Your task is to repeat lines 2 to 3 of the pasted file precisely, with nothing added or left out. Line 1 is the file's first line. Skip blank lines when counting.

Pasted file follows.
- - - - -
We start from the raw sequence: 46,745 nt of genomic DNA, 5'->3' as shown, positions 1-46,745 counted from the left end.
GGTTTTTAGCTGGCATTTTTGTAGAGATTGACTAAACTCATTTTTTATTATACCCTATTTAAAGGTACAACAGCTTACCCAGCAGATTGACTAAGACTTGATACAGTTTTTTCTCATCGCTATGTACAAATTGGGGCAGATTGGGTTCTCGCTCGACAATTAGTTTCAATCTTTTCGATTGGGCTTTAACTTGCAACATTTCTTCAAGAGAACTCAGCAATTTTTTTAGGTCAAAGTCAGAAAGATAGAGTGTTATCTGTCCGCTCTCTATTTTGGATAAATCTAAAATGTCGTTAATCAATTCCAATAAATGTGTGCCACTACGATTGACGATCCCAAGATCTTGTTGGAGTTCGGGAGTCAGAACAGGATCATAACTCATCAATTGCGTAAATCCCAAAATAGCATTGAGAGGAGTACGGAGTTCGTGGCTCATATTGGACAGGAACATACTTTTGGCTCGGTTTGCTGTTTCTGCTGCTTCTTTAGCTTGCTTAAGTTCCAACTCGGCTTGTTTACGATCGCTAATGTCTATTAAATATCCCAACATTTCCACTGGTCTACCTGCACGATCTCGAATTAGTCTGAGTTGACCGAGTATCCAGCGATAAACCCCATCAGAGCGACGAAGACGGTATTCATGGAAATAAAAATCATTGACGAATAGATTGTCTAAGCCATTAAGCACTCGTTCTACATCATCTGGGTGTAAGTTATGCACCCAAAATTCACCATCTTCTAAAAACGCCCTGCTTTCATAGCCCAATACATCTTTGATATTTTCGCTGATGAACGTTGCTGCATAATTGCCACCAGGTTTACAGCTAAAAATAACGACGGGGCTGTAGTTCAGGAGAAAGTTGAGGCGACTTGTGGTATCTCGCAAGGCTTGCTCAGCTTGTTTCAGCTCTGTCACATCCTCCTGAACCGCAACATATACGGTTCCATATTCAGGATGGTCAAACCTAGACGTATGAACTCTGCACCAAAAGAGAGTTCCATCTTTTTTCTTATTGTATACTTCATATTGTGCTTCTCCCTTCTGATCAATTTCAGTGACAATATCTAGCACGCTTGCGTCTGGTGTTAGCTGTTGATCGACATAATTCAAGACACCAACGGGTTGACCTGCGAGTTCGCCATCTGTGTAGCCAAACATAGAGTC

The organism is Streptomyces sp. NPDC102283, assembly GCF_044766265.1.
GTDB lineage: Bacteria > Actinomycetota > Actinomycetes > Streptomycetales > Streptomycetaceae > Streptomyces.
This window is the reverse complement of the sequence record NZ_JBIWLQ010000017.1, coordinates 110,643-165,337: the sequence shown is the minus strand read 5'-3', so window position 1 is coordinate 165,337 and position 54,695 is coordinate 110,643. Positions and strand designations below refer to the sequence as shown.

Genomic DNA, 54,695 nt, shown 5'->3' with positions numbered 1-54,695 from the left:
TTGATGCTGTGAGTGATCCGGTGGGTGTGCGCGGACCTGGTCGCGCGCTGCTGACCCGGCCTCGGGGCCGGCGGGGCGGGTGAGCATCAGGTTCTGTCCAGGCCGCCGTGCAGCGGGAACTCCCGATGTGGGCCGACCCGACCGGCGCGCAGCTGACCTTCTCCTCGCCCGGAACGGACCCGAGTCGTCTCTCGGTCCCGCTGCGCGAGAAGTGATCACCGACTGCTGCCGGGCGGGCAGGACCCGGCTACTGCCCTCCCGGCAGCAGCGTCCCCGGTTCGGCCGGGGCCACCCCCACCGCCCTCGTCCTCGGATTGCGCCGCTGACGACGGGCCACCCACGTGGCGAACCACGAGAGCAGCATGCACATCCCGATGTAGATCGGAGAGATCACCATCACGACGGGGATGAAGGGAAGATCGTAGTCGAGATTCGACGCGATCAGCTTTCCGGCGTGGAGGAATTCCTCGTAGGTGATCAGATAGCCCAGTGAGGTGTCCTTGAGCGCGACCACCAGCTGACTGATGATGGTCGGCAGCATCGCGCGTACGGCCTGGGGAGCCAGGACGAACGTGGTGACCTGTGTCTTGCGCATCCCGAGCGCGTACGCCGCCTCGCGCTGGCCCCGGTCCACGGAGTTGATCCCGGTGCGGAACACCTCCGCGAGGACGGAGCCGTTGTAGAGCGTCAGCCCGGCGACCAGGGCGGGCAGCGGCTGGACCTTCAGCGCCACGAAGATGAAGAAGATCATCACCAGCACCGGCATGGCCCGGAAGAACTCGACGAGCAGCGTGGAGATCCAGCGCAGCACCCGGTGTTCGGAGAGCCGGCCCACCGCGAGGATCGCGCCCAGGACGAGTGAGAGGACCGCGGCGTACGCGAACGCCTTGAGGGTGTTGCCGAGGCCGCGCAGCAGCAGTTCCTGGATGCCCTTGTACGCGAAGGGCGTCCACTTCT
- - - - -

GGTTTTTAGCTGGCATTTTTGTAGAGATTGACTAAACTCATTTTTTATTATACCCTATTTAAAGGTACAACAGCTTACCCAGCAGATTGACTAAGACTTGATACAGTTTTTTCTCATCGCTATGTACAAATTGGGGCAGATTGGGTTCTCGCTCGACAATTAGTTTCAATCTTTTCGATTGGGCTTTAACTTGCAACATTTCTTCAAGAGAACTCAGCAATTTTTTTAGGTCAAAGTCAGAAAGATAGAGTGTTATCTGTCCGCTCTCTATTTTGGATAAATCTAAAATGTCGTTAATCAATTCCAATAAATGTGTGCCACTACGATTGACGATCCCAAGATCTTGTTGGAGTTCGGGAGTCAGAACAGGATCATAACTCATCAATTGCGTAAATCCCAAAATAGCATTGAGAGGAGTACGGAGTTCGTGGCTCATATTGGACAGGAACATACTTTTGGCTCGGTTTGCTGTTTCTGCTGCTTCTTTAGCTTGCTTAAGTTCCAACTCGGCTTGTTTACGATCGCTAATGTCTATTAAATATCCCAACATTTCCACTGGTCTACCTGCACGATCTCGAATTAGTCTGAGTTGACCGAGTATCCAGCGATAAACCCCATCAGAGCGACGAAGACGGTATTCATGGAAATAAAAATCATTGACGAATAGATTGTCTAAGCCATTAAGCACTCGTTCTACATCATCTGGGTGTAAGTTATGCACCCAAAATTCACCATCTTCTAAAAACGCCCTGCTTTCATAGCCCAATACATCTTTGATATTTTCGCTGATGAACGTTGCTGCATAATTGCCACCAGGTTTACAGCTAAAAATAACGACGGGGCTGTAGTTCAGGAGAAAGTTGAGGCGACTTGTGGTATCTCGCAAGGCTTGCTCAGCTTGTTTCAGCTCTGTCACATCCTCCTGAACCGCAACATATACGGTTCCATATTCAGGATGGTCAAACCTAGACGTATGAACTCTGCACCAAAAGAGAGTTCCATCTTTTTTCTTATTGTATACTTCATATTGTGCTTCTCCCTTCTGATCAATTTCAGTGACAATATCTAGCACGCTTGCGTCTGGTGTTAGCTGTTGATCGACATAATTCAAGACACCAACGGGTTGACCTGCGAGTTCGCCATCTGTGTAGCCAAACATAGAGTC

The organism is Streptomyces sp. NPDC102283, assembly GCF_044766265.1.